The AMZ Zubr forms a necessary addition to the reach of the modern Polish Army. The Zubr design is centered around an agile, armored, multi-purpose, four-wheeled chassis based on the locally-produced Iveco EuroCargo vehicle and provides a robust and responsive solution to Polish mechanized forces. At its core, the Zubr is an armored car called upon to supply Polish armed elements with a "do everything" platform in support of various army units. With deadly lessons learned across both Afghanistan and Iraq battlefields (the Polish Army has supplied limited contingents to both coalition causes), the AMZ Zubr has been specifically designed to withstand blasts from IED (Improvised Explosive Device) sources and hidden enemy pressure landmines. The AMZ Kutno concern of Poland is in the market of modifying existing vehicle systems to create a broad range of capable wheeled vehicles including civilian, police, general security and specialized military solutions. In AMZ nomenclature, the Zubr is classified as an "Armored Transporter".
Design-wise, the Zubr makes use of an all-wheel drive arrangement featuring four large rubber tires - two wheels to a vehicle side. The setup of these wheels and chassis allows for excellent ground clearance and further enhances both cross-country travel and blast deflection from below. The latter is further helped by the V-shaped nature of the hull design which effectively spreads out the blast shockwave away from the centerline of the vehicle. The engine is conventionally fitted to the front of the vehicle with the passenger compartment located at center and rear. There are four automobile-style hinged doors, two to a side (depending on the variant in question). Each seating position is protected with thick glass vision panels while the sides of the vehicle are angled outward for basic ballistics deflection. A large tubular bumper system protects the front end of the vehicle from road obstacles and assists in ramming. A remote-controlled weapon station (when equipped, allowing for firing from inside the vehicle) is fitted atop the vehicle roof as are various equipment arrangements and mission gear. Typical armament is a 12.7mm heavy machine gun with complete elevation and traversal from its perched position and a 7.62mm machine gun and 30mm automatic grenade launcher figure into the mix. Overall armor protection is rated against heavy caliber arms up to 12.7mm (.50 caliber) as well as general protection against 7.62mm projectiles and artillery shell splinters. Its compact size also clears it for air transport in standard medium-sized military transport aircraft. Passenger capacity includes seating for up to ten personnel in relative comfort. Four smoke grenade dischargers (if equipped, mounted on the forward roof) provide some tactical protection.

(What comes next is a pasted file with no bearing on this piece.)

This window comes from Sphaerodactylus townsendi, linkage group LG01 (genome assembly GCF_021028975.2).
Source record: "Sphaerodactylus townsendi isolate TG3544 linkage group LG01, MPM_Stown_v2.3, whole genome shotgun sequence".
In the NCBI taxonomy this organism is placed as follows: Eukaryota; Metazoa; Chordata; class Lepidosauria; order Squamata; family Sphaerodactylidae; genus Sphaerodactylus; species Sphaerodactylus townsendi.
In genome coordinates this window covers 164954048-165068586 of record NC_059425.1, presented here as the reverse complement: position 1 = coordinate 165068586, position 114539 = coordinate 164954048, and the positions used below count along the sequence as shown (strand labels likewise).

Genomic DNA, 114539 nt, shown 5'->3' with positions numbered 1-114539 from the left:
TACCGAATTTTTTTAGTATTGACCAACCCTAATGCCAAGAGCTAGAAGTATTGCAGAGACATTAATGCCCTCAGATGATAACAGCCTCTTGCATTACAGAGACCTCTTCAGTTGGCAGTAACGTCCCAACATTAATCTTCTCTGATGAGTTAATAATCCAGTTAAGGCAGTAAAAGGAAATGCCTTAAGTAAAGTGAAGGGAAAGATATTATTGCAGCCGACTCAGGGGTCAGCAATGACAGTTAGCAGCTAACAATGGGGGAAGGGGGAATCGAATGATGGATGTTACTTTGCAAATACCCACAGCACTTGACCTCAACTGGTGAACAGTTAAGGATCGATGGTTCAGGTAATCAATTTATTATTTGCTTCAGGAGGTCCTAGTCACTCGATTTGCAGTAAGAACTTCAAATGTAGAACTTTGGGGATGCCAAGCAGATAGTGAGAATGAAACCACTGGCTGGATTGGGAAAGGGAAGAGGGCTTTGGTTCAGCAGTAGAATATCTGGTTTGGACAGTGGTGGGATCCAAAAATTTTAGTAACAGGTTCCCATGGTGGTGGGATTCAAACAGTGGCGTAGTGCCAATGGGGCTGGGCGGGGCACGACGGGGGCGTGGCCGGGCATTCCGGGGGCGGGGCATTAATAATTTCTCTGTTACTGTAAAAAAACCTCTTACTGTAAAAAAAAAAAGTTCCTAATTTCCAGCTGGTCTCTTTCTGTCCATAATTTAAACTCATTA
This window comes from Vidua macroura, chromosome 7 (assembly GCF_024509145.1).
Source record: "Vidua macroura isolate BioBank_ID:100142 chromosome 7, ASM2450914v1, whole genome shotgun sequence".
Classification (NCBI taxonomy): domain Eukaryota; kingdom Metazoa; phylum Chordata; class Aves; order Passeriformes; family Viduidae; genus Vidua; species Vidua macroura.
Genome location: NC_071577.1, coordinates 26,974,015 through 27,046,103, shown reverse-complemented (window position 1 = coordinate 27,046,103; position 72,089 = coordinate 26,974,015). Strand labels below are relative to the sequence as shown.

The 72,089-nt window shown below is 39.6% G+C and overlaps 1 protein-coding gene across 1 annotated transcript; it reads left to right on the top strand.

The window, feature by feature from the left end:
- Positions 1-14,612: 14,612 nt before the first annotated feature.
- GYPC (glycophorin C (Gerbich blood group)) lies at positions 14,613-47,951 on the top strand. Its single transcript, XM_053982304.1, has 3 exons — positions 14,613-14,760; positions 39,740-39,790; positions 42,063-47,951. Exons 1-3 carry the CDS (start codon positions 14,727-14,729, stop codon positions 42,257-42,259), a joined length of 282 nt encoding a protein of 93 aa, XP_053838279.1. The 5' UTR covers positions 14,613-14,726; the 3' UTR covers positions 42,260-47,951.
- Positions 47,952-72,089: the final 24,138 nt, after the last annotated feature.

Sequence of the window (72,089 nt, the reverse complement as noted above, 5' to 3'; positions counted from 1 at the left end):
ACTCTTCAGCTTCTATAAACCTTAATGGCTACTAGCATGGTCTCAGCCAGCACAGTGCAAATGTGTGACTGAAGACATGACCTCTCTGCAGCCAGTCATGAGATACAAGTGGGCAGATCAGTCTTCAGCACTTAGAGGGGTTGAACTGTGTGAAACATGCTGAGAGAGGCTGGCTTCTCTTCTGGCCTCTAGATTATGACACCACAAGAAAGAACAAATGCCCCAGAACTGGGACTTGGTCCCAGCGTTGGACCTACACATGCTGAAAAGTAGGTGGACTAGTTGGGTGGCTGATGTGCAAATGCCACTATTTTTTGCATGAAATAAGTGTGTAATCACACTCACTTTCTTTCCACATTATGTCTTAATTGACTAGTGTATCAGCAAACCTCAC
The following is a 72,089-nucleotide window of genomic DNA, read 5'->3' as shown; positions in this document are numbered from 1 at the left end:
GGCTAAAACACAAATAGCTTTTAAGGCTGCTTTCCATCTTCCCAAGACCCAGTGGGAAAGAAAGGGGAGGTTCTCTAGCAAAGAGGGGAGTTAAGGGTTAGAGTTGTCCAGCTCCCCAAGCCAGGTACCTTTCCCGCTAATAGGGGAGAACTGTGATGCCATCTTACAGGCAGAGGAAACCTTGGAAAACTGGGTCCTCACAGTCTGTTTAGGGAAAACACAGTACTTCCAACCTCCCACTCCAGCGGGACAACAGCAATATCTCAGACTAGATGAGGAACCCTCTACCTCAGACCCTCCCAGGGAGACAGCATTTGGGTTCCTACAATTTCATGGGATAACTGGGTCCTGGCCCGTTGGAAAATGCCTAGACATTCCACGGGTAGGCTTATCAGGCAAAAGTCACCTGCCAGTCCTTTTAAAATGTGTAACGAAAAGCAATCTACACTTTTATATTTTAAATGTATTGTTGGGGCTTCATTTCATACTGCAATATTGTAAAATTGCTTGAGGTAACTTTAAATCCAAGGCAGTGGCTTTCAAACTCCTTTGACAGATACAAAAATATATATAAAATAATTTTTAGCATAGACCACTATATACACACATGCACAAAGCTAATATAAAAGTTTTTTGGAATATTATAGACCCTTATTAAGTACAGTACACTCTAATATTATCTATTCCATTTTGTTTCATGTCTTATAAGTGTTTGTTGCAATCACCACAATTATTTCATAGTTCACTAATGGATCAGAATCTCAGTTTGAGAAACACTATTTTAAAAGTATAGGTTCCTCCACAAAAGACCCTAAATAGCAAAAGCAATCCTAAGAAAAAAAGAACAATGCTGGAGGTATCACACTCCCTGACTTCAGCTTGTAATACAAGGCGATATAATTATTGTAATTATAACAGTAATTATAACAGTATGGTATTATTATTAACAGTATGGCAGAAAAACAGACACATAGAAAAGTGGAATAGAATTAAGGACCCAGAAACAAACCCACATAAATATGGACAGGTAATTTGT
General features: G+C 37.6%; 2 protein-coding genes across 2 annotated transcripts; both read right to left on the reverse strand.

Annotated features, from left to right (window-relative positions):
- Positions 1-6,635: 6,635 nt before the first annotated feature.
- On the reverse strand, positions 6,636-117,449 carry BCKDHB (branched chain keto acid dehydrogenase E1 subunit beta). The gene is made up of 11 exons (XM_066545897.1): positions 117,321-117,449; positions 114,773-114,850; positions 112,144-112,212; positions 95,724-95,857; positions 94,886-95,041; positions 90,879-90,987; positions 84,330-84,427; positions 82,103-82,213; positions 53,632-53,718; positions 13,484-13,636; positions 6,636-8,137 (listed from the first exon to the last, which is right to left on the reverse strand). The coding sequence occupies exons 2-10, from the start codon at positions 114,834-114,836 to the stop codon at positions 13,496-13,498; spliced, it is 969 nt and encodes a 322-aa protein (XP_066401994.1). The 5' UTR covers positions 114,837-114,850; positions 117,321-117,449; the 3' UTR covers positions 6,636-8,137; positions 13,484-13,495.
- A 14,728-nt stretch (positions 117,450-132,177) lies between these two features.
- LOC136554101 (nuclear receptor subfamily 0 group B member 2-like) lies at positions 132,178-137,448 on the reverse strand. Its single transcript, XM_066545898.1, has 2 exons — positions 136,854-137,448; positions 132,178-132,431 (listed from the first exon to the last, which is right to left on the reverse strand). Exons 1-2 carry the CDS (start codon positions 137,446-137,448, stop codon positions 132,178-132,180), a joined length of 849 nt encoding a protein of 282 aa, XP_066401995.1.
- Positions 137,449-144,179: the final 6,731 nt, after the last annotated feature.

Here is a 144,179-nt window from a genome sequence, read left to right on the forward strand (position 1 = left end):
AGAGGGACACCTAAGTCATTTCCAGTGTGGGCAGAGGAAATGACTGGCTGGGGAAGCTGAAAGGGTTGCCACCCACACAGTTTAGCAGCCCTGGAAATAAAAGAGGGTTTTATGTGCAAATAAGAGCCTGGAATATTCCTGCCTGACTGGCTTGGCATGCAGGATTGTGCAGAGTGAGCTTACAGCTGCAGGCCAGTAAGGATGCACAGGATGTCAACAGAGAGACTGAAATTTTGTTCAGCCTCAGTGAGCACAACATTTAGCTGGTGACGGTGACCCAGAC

The Zubr is powered by a single N60 ENT C Iveco Tector series 6-liter, 6-cylinder diesel-fueled engine of 275 horsepower running at 2,500rpm. The powerplant is mated to a seven speed (six forward, one reverse) automatic transmission system. The vehicle is rated for a top speed of 62 miles per hour on roads (less off road) with an operational range of 372 miles (under ideal circumstances). Ground clearance is 0.7 meters. The vehicle weighs in at 15,000 kilograms (33,000lbs) and features a running length of 6.45 meters with a height up to 2.65 meters.
The Zubr is known under four distinct variants as of this writing. The base vehicle is Zubr which is classified as an MRAP (Mine Resistant Ambush Protected) vehicle. The Zubr WD is the dedicated command vehicle with additional communications gear installed. The Zubr P has been developed as a mobile defense platform armed with Grom (Thunder) guided surface-to-air missile launchers (similar in scope and function to the Stinger-armed American HUMVEE system). The Zubr MMSR is a specialized surveillance platform fitted with the N-26 series radar system to track aerial activity. All vehicles retain a general similarity in appearance.
As of this writing, Poland remains the sole operator of the Zubr vehicle.